In Conversation with H. M. Naqvi
H.M. Naqvi, Home Boy (Shaye Areheart Books, 2009)
“We’d become Japs, Jews, Niggers. We weren’t before. We fancied ourselves boulevardiers, raconteurs, renaissance men, AC, Jimbo, and me. We were mostly self-invented and self-made and certain we had our fingers on the pulse of the great global dialectic.” So begins H. M. Naqvi’s novel Home Boy (Shaye Areheart, 2009), which, along with Torsten Krol’s Callisto (Harper), another insider-outsider’s look at post-9/11 America, is one of the funniest books of the year. Chuck (Shehzad) is a recent immigrant from Pakistan, while AC and Jimbo are longer settled. Immersed in the New York social scene (“I was already part of the inner life of the city. That’s how things happened here. You had epiphanies and that led to other epiphanies”), Chuck and his friends get caught up in the indiscriminate post-9/11 dragnet, which led many innocents straight to Brooklyn’s Metropolitan Detention Center. Vanished in a blink is Chuck’s Wall Street career (“Back then, bad things happened on good days”). The awakening is harsh: “I understood that just like three black men were gangbangers, and three Jews a conspiracy, three Muslims had become a sleeper cell. And later, much later, the pendulum would swing back, and everybody would celebrate progress, the storied tradition of accommodation, on TV talk shows and posters in middle schools. There would be ceremonies, public apologies, cardboard displays.” Home Boy uniquely captures the long interim, before the recognition. Naqvi, a graduate of the writing program at Boston University, currently divides his time between New York and Karachi. I recently spoke with him about the genesis and style of Home Boy, and how it fits into the evolving 9/11 novel.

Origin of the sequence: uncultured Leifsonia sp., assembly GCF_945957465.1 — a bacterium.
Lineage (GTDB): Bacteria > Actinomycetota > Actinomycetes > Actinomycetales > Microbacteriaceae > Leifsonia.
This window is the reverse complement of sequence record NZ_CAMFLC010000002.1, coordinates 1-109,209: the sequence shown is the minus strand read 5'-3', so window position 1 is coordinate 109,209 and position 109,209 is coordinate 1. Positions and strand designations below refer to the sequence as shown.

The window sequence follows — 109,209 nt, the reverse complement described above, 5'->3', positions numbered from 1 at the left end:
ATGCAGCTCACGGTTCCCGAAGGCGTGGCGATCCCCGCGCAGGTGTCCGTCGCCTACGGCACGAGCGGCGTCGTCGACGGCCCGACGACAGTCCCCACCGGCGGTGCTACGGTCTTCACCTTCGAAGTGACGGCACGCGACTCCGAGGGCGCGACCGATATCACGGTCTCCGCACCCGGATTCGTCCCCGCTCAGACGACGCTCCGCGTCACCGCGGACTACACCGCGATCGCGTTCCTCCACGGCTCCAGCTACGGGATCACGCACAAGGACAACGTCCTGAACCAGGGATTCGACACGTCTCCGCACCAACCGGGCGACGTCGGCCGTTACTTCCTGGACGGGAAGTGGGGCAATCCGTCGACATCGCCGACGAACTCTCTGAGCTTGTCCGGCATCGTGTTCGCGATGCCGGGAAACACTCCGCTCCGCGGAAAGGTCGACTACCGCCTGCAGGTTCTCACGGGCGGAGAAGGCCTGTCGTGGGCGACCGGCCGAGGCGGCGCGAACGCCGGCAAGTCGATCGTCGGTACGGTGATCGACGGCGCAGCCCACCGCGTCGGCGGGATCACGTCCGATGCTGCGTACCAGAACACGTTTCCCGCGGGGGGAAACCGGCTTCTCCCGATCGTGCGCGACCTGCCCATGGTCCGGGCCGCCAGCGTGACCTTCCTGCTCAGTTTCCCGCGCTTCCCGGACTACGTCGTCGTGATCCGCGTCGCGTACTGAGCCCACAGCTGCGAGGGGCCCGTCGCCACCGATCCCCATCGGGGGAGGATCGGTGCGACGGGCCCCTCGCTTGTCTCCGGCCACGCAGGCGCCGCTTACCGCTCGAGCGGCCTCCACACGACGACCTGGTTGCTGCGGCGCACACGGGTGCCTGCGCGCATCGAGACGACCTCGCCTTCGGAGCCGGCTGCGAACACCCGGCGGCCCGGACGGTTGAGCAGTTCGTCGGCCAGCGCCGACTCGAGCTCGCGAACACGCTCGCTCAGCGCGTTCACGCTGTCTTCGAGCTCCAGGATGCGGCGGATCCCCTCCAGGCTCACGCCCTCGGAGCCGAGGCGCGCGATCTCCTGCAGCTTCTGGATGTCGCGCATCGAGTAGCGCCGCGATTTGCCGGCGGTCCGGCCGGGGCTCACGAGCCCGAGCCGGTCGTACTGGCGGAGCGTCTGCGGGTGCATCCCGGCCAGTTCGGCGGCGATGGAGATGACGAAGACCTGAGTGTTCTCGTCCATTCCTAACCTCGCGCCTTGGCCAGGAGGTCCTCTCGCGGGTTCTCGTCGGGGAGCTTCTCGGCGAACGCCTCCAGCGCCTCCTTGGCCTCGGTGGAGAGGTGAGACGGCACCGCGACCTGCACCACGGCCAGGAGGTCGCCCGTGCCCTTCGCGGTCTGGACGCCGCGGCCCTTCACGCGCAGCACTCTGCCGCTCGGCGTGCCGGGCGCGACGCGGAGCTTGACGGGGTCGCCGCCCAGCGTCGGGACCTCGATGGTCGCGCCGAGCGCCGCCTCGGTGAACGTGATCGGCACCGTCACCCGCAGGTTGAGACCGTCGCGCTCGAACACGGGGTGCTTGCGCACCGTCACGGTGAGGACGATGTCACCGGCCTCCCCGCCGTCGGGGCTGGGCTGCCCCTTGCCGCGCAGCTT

Anis Shivani (Rail): The voice in the novel is exceptionally energetic, recalling Nabokov. Was this strong voice always with you? Does it compensate for the loss of American freedom since 9/11?
H. M. Naqvi: Since the novel was born at a slam venue as slam poetry, Home Boy is suffused with the vim and cadence of the spoken word. There is also a conscious attempt to fuse lowbrow and highbrow discourse, employ text and lyric, and summon hip hop and Yiddish, Urdu, Hindi, and Punjabi, to create a voice that feels native to New York City. Home Boy can be thought of as dark comedy, comedy set in the shadow of a tragedy. And comedy has unique resonance; it’s powerful stuff.